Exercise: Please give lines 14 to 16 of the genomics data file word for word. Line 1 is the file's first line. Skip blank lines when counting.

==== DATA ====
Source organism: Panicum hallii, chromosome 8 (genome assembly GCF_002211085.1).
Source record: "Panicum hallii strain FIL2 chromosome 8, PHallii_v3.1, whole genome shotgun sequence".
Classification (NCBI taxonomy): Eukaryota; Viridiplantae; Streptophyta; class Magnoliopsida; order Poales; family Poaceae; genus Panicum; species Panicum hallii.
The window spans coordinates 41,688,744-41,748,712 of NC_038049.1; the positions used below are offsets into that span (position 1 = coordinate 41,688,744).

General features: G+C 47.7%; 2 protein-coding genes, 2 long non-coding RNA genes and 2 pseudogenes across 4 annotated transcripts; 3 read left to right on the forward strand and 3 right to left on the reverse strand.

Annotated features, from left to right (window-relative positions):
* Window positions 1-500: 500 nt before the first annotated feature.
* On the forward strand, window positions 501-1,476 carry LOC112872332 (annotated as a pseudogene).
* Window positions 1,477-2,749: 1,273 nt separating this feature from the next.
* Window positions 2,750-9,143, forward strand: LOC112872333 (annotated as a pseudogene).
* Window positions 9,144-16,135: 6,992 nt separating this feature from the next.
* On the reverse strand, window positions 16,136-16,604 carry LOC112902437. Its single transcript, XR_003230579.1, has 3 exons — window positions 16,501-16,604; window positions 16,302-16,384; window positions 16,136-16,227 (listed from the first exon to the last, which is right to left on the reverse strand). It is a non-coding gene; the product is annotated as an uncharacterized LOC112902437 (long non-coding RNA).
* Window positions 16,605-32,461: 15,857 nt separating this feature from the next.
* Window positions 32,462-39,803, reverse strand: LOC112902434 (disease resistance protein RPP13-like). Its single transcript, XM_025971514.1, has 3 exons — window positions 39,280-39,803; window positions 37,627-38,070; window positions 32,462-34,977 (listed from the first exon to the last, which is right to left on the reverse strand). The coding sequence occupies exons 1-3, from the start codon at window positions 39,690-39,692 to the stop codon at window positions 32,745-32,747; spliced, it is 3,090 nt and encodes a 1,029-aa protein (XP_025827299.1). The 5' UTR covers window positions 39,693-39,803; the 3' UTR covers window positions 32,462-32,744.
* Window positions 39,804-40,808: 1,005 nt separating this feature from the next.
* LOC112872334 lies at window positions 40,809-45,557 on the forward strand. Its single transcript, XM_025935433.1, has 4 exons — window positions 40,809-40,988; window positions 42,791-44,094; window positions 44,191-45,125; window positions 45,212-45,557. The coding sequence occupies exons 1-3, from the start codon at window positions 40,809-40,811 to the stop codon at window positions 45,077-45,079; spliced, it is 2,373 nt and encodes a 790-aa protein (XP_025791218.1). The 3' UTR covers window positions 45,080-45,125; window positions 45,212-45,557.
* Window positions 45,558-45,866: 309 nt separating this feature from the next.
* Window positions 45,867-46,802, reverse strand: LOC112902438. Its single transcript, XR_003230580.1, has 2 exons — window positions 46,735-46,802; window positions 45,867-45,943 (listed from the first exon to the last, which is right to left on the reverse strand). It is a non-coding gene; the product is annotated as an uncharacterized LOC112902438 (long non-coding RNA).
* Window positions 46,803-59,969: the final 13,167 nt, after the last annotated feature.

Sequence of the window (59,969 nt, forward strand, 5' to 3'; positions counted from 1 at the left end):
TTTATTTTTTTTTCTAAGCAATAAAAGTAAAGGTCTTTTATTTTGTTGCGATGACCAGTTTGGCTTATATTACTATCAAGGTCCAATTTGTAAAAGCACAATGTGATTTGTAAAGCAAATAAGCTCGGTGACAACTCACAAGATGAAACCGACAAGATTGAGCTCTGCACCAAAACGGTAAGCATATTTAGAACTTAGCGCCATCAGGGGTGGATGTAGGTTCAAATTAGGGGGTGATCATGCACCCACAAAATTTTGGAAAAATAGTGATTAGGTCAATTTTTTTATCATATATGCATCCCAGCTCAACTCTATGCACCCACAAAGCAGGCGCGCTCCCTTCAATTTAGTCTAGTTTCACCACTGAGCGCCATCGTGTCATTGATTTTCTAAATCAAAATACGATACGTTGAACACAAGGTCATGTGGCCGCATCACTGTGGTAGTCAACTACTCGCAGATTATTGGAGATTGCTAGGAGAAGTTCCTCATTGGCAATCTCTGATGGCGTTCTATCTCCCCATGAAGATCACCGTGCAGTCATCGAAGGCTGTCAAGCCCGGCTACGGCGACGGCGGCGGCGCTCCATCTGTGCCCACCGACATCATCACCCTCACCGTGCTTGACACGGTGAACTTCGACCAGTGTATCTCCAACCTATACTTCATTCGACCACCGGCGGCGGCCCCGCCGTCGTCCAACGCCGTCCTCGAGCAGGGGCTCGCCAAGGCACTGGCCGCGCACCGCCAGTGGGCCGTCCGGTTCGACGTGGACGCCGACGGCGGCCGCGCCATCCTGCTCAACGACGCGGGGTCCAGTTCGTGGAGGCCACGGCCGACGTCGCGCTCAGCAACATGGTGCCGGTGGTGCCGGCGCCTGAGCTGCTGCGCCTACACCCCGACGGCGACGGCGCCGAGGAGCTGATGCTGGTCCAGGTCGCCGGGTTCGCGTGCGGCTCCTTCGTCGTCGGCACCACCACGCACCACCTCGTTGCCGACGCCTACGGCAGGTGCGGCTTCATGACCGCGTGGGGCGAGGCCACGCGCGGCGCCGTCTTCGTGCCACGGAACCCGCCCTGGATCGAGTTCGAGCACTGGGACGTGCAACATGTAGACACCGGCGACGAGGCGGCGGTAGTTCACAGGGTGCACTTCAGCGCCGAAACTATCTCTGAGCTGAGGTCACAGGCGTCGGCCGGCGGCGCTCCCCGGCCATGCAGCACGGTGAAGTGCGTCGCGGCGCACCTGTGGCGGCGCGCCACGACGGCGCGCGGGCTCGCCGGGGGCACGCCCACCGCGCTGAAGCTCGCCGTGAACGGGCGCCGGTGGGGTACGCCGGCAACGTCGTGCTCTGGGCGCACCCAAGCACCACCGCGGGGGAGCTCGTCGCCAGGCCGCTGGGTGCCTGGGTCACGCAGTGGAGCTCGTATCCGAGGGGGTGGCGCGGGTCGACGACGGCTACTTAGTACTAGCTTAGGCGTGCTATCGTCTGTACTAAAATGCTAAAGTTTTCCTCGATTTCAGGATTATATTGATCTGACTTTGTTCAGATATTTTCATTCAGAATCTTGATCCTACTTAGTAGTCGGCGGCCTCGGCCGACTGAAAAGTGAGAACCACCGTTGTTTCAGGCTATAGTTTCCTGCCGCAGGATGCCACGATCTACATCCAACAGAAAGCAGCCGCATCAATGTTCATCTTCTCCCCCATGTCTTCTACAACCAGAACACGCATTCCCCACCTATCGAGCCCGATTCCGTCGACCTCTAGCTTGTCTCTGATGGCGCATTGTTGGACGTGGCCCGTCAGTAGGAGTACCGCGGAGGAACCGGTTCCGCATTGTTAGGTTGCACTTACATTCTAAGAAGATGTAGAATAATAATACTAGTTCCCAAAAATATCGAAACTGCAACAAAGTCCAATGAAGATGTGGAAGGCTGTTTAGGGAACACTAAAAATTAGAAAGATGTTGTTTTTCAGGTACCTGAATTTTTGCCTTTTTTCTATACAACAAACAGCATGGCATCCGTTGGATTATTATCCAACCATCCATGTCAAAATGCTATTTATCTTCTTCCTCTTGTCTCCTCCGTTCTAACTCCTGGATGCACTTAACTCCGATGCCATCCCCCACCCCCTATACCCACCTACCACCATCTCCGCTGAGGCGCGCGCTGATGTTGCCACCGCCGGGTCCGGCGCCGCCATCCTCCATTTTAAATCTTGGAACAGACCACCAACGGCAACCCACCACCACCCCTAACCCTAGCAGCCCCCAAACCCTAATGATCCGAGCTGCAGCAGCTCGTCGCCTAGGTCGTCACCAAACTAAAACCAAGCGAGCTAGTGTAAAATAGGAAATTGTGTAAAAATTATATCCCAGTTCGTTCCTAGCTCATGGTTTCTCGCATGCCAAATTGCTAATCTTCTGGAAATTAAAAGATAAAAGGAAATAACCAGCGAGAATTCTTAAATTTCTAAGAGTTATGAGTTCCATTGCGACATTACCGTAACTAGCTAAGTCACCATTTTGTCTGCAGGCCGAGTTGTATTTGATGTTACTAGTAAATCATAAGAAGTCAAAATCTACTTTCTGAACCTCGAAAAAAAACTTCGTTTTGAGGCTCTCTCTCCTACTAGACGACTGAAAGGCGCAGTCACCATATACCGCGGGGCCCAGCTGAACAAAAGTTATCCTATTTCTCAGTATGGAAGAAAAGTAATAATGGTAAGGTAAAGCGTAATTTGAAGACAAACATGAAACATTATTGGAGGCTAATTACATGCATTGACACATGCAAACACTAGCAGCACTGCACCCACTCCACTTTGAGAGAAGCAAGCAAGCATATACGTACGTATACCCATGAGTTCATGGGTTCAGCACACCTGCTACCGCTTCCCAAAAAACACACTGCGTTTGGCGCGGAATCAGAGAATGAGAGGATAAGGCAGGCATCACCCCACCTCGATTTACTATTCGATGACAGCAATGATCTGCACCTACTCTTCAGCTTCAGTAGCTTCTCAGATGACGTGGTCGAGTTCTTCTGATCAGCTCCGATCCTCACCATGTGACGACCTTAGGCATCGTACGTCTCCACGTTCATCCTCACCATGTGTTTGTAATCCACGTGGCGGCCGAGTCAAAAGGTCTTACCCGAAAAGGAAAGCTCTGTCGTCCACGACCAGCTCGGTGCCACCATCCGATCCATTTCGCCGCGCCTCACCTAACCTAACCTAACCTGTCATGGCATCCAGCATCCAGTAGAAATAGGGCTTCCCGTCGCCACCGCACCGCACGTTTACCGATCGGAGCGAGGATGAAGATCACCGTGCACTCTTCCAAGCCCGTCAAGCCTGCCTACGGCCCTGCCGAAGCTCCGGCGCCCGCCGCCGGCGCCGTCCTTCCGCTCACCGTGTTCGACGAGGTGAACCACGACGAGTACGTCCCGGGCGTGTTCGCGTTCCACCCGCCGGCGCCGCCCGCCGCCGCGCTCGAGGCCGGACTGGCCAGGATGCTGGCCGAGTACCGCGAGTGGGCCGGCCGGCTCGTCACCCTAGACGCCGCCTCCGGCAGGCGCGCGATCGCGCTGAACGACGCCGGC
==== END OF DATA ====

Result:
* Window positions 32,462-39,803, reverse strand: LOC112902434 (disease resistance protein RPP13-like). Its single transcript, XM_025971514.1, has 3 exons — window positions 39,280-39,803; window positions 37,627-38,070; window positions 32,462-34,977 (listed from the first exon to the last, which is right to left on the reverse strand). The coding sequence occupies exons 1-3, from the start codon at window positions 39,690-39,692 to the stop codon at window positions 32,745-32,747; spliced, it is 3,090 nt and encodes a 1,029-aa protein (XP_025827299.1). The 5' UTR covers window positions 39,693-39,803; the 3' UTR covers window positions 32,462-32,744.
* Window positions 39,804-40,808: 1,005 nt separating this feature from the next.
* LOC112872334 lies at window positions 40,809-45,557 on the forward strand. Its single transcript, XM_025935433.1, has 4 exons — window positions 40,809-40,988; window positions 42,791-44,094; window positions 44,191-45,125; window positions 45,212-45,557. The coding sequence occupies exons 1-3, from the start codon at window positions 40,809-40,811 to the stop codon at window positions 45,077-45,079; spliced, it is 2,373 nt and encodes a 790-aa protein (XP_025791218.1). The 3' UTR covers window positions 45,080-45,125; window positions 45,212-45,557.